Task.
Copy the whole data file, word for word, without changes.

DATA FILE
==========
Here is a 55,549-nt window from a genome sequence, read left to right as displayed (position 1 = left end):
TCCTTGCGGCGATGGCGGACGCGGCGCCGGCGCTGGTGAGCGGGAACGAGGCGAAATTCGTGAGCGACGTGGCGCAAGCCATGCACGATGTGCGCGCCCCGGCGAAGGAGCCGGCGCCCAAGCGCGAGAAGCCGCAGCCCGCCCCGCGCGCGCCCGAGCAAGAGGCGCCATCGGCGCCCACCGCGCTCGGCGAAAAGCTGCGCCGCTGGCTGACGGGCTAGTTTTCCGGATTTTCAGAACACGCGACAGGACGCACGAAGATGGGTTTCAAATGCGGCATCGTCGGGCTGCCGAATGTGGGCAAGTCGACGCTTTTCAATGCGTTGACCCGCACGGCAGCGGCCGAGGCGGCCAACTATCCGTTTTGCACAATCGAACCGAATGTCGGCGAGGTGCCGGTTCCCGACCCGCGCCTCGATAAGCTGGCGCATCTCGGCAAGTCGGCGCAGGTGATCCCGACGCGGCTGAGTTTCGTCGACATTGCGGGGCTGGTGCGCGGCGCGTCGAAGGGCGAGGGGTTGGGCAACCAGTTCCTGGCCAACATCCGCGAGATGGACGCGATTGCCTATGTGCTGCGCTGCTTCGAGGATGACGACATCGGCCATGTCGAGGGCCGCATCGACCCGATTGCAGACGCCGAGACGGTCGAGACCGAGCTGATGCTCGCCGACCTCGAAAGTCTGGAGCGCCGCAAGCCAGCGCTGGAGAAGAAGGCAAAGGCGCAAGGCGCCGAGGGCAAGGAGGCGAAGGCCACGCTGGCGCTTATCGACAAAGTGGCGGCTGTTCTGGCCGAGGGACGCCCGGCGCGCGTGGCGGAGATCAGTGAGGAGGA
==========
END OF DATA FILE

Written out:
Here is a 55,549-nt window from a genome sequence, read left to right as displayed (position 1 = left end):
TCCTTGCGGCGATGGCGGACGCGGCGCCGGCGCTGGTGAGCGGGAACGAGGCGAAATTCGTGAGCGACGTGGCGCAAGCCATGCACGATGTGCGCGCCCCGGCGAAGGAGCCGGCGCCCAAGCGCGAGAAGCCGCAGCCCGCCCCGCGCGCGCCCGAGCAAGAGGCGCCATCGGCGCCCACCGCGCTCGGCGAAAAGCTGCGCCGCTGGCTGACGGGCTAGTTTTCCGGATTTTCAGAACACGCGACAGGACGCACGAAGATGGGTTTCAAATGCGGCATCGTCGGGCTGCCGAATGTGGGCAAGTCGACGCTTTTCAATGCGTTGACCCGCACGGCAGCGGCCGAGGCGGCCAACTATCCGTTTTGCACAATCGAACCGAATGTCGGCGAGGTGCCGGTTCCCGACCCGCGCCTCGATAAGCTGGCGCATCTCGGCAAGTCGGCGCAGGTGATCCCGACGCGGCTGAGTTTCGTCGACATTGCGGGGCTGGTGCGCGGCGCGTCGAAGGGCGAGGGGTTGGGCAACCAGTTCCTGGCCAACATCCGCGAGATGGACGCGATTGCCTATGTGCTGCGCTGCTTCGAGGATGACGACATCGGCCATGTCGAGGGCCGCATCGACCCGATTGCAGACGCCGAGACGGTCGAGACCGAGCTGATGCTCGCCGACCTCGAAAGTCTGGAGCGCCGCAAGCCAGCGCTGGAGAAGAAGGCAAAGGCGCAAGGCGCCGAGGGCAAGGAGGCGAAGGCCACGCTGGCGCTTATCGACAAAGTGGCGGCTGTTCTGGCCGAGGGACGCCCGGCGCGCGTGGCGGAGATCAGTGAGGAGGA